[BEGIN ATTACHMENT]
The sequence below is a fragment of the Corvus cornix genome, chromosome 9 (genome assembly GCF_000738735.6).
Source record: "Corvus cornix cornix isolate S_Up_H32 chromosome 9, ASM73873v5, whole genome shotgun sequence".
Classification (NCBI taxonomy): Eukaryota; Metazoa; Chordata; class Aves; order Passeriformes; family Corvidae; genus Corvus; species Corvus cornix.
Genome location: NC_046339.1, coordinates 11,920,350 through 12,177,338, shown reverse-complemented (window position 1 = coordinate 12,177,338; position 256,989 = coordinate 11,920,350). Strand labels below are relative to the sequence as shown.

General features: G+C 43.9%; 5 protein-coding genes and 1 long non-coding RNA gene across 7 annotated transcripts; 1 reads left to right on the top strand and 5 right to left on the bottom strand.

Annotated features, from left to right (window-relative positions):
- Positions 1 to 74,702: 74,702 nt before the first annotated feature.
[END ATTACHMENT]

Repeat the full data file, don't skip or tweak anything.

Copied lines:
The sequence below is a fragment of the Corvus cornix genome, chromosome 9 (genome assembly GCF_000738735.6).
Source record: "Corvus cornix cornix isolate S_Up_H32 chromosome 9, ASM73873v5, whole genome shotgun sequence".
Classification (NCBI taxonomy): Eukaryota; Metazoa; Chordata; class Aves; order Passeriformes; family Corvidae; genus Corvus; species Corvus cornix.
Genome location: NC_046339.1, coordinates 11,920,350 through 12,177,338, shown reverse-complemented (window position 1 = coordinate 12,177,338; position 256,989 = coordinate 11,920,350). Strand labels below are relative to the sequence as shown.

General features: G+C 43.9%; 5 protein-coding genes and 1 long non-coding RNA gene across 7 annotated transcripts; 1 reads left to right on the top strand and 5 right to left on the bottom strand.

Annotated features, from left to right (window-relative positions):
- Positions 1 to 74,702: 74,702 nt before the first annotated feature.